P r o p e r t y T a x . c o mb y  F I T Z G E R A L D   L A W   G R O U P

P R A C T I C E   L I M I T E D   T O   T H E   T A X A T I O N   O F   C O M M E R C I A L ,  I N D U S T R I A L  &  I N V E S T M E N T – G R A D E   R E A L   E S T A T E            

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Indiana has around half the population of Illinois. But its building new homes at a rate more than 60% higher.

For nearly five decades, Illinois issued more permits for single-family homes than Indiana – with a blip in 1980 when Indiana built more homes. That was to be expected because Illinois has nearly double the population.

But the situation flipped in 2009, and during the past decade Indiana issued 30,508 more home permits than Illinois.

Illinois averaged around 40,000 permits a year prior to the Great Recession. In 2018 Illinois saw that plunge to only 10,000 permits issued for new single-family homes, according to the U.S. Census Bureau. That 75% plunge is the worst decline of any state in the nation. Indiana, Michigan, Wisconsin and Missouri have all seen more single-family home construction than Illinois for three years running.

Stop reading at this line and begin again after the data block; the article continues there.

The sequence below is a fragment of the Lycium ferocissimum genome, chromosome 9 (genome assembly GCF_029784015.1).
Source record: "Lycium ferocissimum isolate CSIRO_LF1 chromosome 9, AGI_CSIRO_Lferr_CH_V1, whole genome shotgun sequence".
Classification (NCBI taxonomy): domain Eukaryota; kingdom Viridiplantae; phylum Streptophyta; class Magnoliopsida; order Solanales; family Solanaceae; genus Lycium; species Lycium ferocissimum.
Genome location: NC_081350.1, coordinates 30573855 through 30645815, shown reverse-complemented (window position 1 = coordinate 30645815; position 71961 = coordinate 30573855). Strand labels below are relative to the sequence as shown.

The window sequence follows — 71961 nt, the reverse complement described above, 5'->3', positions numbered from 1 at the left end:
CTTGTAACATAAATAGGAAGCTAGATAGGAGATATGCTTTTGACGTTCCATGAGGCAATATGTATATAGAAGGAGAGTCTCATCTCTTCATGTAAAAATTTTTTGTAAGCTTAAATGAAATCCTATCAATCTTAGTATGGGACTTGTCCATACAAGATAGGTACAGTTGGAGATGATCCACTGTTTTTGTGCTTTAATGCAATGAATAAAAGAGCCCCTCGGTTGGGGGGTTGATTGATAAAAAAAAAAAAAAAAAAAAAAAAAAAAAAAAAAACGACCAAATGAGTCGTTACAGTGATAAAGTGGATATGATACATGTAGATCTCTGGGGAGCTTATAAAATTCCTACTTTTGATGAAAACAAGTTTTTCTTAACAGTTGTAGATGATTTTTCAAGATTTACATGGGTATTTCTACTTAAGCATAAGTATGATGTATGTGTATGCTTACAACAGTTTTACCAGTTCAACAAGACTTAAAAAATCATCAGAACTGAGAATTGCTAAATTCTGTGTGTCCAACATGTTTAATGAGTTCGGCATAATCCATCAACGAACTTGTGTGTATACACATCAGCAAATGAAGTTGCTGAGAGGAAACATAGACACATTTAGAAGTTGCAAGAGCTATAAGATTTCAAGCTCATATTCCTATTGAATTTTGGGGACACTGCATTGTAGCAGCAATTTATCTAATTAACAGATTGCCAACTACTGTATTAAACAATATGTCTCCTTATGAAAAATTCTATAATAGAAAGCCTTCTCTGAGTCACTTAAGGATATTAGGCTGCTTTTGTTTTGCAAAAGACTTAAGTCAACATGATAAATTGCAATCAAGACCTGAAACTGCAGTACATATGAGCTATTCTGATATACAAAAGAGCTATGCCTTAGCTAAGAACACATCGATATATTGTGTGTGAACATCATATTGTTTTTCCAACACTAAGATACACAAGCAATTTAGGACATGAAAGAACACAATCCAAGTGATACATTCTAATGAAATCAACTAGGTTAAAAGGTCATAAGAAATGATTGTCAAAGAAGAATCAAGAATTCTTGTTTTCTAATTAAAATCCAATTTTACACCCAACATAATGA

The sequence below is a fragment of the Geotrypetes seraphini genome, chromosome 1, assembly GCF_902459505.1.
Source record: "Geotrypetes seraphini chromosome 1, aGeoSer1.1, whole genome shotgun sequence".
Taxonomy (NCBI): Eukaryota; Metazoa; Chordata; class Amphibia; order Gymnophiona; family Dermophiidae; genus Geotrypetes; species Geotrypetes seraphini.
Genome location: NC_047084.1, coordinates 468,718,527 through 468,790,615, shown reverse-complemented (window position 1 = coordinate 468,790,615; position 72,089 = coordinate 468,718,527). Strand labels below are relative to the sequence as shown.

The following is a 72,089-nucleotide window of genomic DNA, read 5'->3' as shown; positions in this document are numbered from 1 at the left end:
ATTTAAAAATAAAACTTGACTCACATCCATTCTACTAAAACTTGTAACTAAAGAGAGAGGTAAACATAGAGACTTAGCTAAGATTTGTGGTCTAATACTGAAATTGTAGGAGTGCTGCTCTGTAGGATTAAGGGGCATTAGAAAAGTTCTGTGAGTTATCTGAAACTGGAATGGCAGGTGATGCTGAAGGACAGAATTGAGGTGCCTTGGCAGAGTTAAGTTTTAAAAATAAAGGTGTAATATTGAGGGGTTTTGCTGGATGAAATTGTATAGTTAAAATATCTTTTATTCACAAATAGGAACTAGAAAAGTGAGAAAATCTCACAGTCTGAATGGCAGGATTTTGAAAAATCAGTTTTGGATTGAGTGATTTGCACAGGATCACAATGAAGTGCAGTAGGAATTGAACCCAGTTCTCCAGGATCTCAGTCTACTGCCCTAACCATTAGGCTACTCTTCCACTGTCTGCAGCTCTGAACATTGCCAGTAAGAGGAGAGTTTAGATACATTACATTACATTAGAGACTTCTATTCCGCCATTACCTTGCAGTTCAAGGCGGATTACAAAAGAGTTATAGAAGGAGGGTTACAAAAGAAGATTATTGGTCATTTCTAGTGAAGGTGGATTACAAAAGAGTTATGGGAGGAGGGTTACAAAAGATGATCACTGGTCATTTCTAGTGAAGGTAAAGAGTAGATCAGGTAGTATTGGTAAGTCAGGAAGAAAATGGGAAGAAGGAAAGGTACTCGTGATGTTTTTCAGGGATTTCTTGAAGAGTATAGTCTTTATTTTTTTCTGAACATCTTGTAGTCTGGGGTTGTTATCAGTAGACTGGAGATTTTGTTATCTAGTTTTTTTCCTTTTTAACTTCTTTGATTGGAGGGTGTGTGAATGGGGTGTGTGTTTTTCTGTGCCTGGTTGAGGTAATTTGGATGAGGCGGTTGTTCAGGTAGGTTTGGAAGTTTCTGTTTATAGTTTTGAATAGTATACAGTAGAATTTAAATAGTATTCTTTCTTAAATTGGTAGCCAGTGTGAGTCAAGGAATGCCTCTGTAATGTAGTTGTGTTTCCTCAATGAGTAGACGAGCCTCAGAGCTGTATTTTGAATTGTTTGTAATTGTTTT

Even when including permits for new multi-unit housing, Illinois’ drop is still the worst in the nation, declining to 21,500 units in 2018 from a yearly average of 58,100 prior to the recession. In 2018, Indiana saw nearly 21,500 new units with a population half as large. Colorado saw 42,600.

What’s to blame for so few new homes in Illinois? One of the biggest factors is sky-high property tax bills, two major income tax hikes during the past decade and working-age population loss that has caused demand for Illinois homes – and therefore housing prices – to remain weak.

Property taxes are a significant pain point in Illinois, where homeowners suffer the second-highest tax bills in the country. Unfortunately, Illinois politicians have for years failed to confront the root cause of tax increases: Pension costs.

Until Gov. J.B. Pritzker and other state leaders build support for constitutional pension reform, Indiana and other neighbors will continue sawing away at Illinois’ demand for homes.

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